This may surprise you, but there's a good chance you can take direct control of your nest egg at work, choosing investments beyond the two dozen or so mutual funds that most employers offer in their savings plans. Doing so can be risky, but here's why you should consider taking a shot at it.
About one in five employers, according to Plan Sponsor Council of America (PSCA), offers a self-directed brokerage option, in which workers with 401(k)s and related accounts can buy stocks, bonds and other assets. Also, three-quarters of employers -- and 86 percent of those with 5,000 or more plan participants -- permit "in-service withdrawals" (typically starting at age 59 1/2), where holdings can be pulled from accounts and rolled into IRAs.
Yes, this is a scary idea: people taking the wheel of their savings plans and, possibly, crashing into crazy investments. Most workers with these options, in fact, take a pass; less than 1 percent of plan assets are invested through self-directed accounts. Indeed, according to David Wray, president of PSCA, "401(k) participants are not retail investors -- picking individual stocks is way out of their thinking."
But I'm betting that, if you pursue either option, you're smart enough to do so gingerly. In which case, the potential payoff is that you get a jump on building income for retirement.
More people are recognizing the importance of having investments that generate cash in later life. This way, you aren't dependent on capital gains to meet expenses. What's less appreciated, though, is the value in identifying and assembling these investments early -- say, five or 10 years before retirement. If you can get a head start on building income at age 55 or 60, says Charles Farrell, chief executive at Northstar Investment Advisors in Denver, the compounding effects can move you closer to the point where you're living off the returns of your portfolio in retirement, rather than eating into the portfolio itself.
Dividend-paying stocks -- and an important concept called "yield on cost" -- are a good example of how this can work. Yield on cost is calculated by dividing a stock's current dividend by the amount originally paid for each share. Let's say you buy a stock for $12, and it pays a 3 percent annual dividend, or 36 cents. And let's say that after a year, the share price hits $16, and the company increases the dividend to 48 cents.
At this point, the payout is still 3 percent (48 cents is 3 percent of $16). But not for you. You paid $12 for your stock; thus, you're getting a dividend of 48 cents on $12 -- or 4 percent. So, your yield on cost is 4 percent. In other words, you're now earning a higher yield on your original investment, which puts more money in your pocket. If you're able to invest in companies with a long history of paying dividends -- where those dividends increase annually and the increases outpace inflation -- your yield on cost eventually should outshine the return on other investments.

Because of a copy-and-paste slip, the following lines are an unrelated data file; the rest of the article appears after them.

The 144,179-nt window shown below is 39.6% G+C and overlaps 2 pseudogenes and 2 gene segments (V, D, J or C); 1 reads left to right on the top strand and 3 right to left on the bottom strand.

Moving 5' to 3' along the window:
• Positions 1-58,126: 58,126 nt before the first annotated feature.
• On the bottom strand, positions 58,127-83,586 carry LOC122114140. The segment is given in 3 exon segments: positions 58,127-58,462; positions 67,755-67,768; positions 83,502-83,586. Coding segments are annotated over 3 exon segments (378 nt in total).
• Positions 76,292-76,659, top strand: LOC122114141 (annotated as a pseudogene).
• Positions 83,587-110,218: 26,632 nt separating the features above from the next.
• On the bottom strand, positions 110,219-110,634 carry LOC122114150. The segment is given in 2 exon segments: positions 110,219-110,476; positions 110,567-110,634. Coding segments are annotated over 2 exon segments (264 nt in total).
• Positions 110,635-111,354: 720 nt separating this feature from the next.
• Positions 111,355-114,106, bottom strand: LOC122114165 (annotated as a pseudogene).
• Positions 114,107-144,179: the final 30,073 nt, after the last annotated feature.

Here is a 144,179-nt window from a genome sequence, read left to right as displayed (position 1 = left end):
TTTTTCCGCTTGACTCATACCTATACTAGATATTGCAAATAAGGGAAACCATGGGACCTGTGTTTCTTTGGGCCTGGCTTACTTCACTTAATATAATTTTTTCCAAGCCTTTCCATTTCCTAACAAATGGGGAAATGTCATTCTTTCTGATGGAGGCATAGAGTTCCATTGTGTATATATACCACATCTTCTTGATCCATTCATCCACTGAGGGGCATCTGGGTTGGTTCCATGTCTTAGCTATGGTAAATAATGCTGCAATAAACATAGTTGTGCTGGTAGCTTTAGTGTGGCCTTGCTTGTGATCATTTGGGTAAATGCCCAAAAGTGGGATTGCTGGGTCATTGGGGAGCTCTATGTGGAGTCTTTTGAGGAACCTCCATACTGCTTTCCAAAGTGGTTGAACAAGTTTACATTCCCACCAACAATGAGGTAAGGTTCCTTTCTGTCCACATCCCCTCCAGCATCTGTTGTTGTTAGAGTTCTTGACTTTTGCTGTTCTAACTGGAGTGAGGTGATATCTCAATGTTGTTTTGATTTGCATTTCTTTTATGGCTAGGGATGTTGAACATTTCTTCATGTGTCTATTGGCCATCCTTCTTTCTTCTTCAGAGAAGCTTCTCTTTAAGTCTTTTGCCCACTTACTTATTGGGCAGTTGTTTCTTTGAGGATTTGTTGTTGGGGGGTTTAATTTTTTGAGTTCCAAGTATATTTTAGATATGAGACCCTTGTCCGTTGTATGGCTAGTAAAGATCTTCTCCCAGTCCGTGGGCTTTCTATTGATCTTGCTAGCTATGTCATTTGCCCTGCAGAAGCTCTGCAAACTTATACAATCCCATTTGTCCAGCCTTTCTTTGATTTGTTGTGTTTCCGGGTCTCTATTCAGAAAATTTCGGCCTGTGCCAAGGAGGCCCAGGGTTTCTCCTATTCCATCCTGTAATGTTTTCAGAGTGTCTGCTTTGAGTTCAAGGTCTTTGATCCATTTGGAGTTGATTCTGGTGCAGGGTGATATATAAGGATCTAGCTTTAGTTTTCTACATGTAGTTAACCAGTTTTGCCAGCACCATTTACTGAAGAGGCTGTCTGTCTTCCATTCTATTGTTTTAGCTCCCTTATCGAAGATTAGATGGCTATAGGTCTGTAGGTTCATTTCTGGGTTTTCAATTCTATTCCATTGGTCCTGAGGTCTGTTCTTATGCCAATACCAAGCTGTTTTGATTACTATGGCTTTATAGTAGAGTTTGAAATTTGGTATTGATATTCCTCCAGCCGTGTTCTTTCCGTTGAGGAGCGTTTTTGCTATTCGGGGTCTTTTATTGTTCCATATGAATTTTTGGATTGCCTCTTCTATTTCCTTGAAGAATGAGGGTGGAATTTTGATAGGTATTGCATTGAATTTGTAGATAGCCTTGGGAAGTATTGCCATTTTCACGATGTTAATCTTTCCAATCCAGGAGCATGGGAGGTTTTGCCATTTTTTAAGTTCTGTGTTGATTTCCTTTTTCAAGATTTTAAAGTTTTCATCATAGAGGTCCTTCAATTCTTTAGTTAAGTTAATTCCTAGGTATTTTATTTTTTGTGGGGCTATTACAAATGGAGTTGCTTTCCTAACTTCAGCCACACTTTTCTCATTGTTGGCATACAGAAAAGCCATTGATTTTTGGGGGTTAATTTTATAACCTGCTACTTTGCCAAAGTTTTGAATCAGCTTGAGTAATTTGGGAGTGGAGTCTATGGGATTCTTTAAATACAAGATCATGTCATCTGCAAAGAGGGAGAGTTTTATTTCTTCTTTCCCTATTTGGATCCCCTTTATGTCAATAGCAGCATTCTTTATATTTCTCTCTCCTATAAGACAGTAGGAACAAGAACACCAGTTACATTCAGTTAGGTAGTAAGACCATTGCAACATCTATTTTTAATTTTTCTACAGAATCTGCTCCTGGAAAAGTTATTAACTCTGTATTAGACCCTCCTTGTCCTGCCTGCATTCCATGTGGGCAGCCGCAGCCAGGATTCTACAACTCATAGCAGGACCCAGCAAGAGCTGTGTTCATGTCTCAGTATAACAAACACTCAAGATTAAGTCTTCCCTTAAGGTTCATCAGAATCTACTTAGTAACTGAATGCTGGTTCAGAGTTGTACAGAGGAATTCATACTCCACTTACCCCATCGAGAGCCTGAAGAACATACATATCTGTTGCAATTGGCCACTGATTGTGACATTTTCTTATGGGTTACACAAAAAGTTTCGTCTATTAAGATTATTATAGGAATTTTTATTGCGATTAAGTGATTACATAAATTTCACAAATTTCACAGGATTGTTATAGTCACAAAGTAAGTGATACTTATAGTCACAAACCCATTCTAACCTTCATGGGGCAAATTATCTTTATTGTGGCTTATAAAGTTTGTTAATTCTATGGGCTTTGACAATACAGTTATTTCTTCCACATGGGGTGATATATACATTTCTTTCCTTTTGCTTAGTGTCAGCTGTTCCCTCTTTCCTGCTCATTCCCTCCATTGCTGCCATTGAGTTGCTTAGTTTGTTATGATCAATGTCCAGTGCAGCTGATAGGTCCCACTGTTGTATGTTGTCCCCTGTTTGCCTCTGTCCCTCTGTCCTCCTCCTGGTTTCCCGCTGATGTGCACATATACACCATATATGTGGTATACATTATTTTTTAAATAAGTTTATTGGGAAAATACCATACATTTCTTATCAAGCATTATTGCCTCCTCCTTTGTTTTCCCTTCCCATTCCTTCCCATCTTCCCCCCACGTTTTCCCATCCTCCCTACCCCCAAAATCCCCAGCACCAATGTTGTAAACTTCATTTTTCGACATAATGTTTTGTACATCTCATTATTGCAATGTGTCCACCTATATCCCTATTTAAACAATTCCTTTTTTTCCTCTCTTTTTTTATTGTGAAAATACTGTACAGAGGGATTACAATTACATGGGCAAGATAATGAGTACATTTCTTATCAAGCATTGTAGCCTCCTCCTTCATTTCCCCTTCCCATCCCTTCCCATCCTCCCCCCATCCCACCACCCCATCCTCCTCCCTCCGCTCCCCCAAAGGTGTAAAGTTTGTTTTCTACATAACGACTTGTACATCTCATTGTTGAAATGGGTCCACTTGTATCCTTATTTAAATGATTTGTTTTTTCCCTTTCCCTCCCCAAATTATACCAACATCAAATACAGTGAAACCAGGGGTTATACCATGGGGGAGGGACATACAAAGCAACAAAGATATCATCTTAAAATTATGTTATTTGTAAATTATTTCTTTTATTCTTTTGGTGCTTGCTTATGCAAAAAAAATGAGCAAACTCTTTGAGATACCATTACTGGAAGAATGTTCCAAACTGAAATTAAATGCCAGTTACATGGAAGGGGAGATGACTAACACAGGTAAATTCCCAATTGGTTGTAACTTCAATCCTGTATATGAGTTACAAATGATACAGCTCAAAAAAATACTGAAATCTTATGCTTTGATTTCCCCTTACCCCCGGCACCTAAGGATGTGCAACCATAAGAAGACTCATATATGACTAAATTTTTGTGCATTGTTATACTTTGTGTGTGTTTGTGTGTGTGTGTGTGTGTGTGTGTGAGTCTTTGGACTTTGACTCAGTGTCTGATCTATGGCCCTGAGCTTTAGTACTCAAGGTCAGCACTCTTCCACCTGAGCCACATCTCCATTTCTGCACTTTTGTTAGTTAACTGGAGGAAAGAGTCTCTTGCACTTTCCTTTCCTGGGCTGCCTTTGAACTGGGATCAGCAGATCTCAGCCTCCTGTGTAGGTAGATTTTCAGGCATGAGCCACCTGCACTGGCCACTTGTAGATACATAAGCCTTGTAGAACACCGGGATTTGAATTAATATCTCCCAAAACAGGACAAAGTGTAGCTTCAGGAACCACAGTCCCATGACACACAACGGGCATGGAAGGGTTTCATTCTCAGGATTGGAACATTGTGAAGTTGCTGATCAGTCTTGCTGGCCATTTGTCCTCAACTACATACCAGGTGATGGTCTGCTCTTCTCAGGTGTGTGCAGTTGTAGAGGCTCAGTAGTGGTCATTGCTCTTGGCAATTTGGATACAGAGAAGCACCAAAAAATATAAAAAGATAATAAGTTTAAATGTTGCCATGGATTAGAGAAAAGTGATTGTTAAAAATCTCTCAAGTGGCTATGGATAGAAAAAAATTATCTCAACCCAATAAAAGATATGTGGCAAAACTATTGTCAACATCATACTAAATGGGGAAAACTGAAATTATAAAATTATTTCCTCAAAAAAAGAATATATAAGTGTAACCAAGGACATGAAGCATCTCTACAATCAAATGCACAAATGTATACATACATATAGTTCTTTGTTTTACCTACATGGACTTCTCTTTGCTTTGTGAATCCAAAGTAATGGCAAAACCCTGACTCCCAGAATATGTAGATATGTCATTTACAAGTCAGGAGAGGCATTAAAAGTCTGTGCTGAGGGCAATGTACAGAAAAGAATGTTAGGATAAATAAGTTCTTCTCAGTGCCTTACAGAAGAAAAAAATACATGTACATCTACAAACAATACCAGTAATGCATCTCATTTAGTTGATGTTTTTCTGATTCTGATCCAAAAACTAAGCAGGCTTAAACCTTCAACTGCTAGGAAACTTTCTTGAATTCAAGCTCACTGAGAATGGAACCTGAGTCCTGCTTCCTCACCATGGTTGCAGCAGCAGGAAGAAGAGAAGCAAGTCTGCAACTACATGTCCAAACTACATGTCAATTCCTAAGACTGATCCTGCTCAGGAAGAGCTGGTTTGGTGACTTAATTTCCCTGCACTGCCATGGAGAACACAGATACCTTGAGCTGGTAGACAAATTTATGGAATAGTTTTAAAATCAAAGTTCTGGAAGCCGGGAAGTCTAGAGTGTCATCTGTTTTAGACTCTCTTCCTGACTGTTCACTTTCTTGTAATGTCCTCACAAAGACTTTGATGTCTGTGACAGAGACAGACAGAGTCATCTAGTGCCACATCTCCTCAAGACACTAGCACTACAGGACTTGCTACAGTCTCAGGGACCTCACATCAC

Now, let's return to your 401(k), which likely holds the bulk of your retirement savings. Chances are good that the mutual funds in your account are yielding about 2 percent (or less) -- hardly the stuff of retirement dreams. (Inflation alone is running about 2.9 percent.) But if you could gain access to a wide range of investments, you could assemble -- today -- a group of dividend-paying stocks (again, with a steady history of payouts and dividend increases) that yields about 3.5 percent. Ideally, over time your yield on cost on these shares would rise significantly.
- Average 401(k) for workers in their 50s with 20 to 30 years of tenure.
To see how this might work, I asked Charles Carnevale, founder of FAST Graphs, a website with a nifty set of stock-research tools, to calculate how yield on cost for several investments could change over time, based on analysts' current growth estimates. I picked Coca-Cola, Johnson & Johnson and Procter & Gamble, each of which meets our criteria: an attractive current yield and a history of increasing payouts.
At the moment, the three stocks yield roughly 3.0 percent, 3.6 percent and 3.2 percent, respectively. In five years, the yield on cost for these stocks -- again, based on the companies' projected growth -- is expected to reach 4.6 percent, 4.7 percent and 4.8 percent. In five more years (should the current growth rate hold), the yield on cost for each would exceed 6 percent.
How could this help you? Remember: A 4 percent rate of withdrawal from a nest egg is traditionally considered a safe starting point. If you're thinking about drawing down your savings at that rate, "the growing yield on cost alone may meet your distribution needs in retirement," says Farrell.
If all this sounds too easy, you're right to be cautious. Dividends, of course, can be reduced or eliminated. (In 2008, Bank of America's quarterly payout was 64 cents; today it's a penny.) Companies don't always meet growth estimates. And some people simply aren't meant to manage their money: They buy and sell too frequently; they pick less-than-stellar investments (read: Enron); and they get hammered with trading fees.
That said, the need for dependable and growing income in later life is clear -- and if you can start the process early, so much the better. My advice: See what options you have with your 401(k). If you're able to take the reins, sit down with a financial adviser and discuss investments that fit your comfort level and future needs. The ride could be safer than you think.